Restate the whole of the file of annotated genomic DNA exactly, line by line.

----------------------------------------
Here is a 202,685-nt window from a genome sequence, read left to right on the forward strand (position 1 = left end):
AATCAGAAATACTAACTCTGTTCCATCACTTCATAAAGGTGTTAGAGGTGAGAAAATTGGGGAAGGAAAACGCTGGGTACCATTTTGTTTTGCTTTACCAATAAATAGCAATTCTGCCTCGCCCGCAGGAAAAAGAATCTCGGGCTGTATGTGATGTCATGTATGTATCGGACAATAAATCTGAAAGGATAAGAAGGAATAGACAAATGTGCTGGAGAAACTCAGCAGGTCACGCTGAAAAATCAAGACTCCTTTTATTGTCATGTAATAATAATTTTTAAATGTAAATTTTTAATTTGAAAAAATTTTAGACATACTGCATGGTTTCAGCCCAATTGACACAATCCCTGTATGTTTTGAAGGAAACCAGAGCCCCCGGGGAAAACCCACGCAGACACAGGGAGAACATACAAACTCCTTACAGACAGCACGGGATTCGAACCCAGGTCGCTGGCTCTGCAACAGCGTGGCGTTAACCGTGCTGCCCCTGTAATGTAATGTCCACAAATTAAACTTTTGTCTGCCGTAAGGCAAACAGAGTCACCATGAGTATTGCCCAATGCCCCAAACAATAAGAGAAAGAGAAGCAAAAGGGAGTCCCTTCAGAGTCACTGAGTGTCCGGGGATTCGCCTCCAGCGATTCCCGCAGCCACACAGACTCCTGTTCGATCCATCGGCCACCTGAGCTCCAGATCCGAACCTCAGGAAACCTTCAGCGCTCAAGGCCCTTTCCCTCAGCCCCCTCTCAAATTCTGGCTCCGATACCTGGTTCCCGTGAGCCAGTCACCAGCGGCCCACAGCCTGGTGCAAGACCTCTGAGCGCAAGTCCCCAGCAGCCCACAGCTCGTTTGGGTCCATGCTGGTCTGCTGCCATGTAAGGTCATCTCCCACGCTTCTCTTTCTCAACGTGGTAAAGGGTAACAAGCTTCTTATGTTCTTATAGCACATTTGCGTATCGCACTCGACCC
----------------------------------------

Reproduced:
Here is a 202,685-nt window from a genome sequence, read left to right on the forward strand (position 1 = left end):
AATCAGAAATACTAACTCTGTTCCATCACTTCATAAAGGTGTTAGAGGTGAGAAAATTGGGGAAGGAAAACGCTGGGTACCATTTTGTTTTGCTTTACCAATAAATAGCAATTCTGCCTCGCCCGCAGGAAAAAGAATCTCGGGCTGTATGTGATGTCATGTATGTATCGGACAATAAATCTGAAAGGATAAGAAGGAATAGACAAATGTGCTGGAGAAACTCAGCAGGTCACGCTGAAAAATCAAGACTCCTTTTATTGTCATGTAATAATAATTTTTAAATGTAAATTTTTAATTTGAAAAAATTTTAGACATACTGCATGGTTTCAGCCCAATTGACACAATCCCTGTATGTTTTGAAGGAAACCAGAGCCCCCGGGGAAAACCCACGCAGACACAGGGAGAACATACAAACTCCTTACAGACAGCACGGGATTCGAACCCAGGTCGCTGGCTCTGCAACAGCGTGGCGTTAACCGTGCTGCCCCTGTAATGTAATGTCCACAAATTAAACTTTTGTCTGCCGTAAGGCAAACAGAGTCACCATGAGTATTGCCCAATGCCCCAAACAATAAGAGAAAGAGAAGCAAAAGGGAGTCCCTTCAGAGTCACTGAGTGTCCGGGGATTCGCCTCCAGCGATTCCCGCAGCCACACAGACTCCTGTTCGATCCATCGGCCACCTGAGCTCCAGATCCGAACCTCAGGAAACCTTCAGCGCTCAAGGCCCTTTCCCTCAGCCCCCTCTCAAATTCTGGCTCCGATACCTGGTTCCCGTGAGCCAGTCACCAGCGGCCCACAGCCTGGTGCAAGACCTCTGAGCGCAAGTCCCCAGCAGCCCACAGCTCGTTTGGGTCCATGCTGGTCTGCTGCCATGTAAGGTCATCTCCCACGCTTCTCTTTCTCAACGTGGTAAAGGGTAACAAGCTTCTTATGTTCTTATAGCACATTTGCGTATCGCACTCGACCC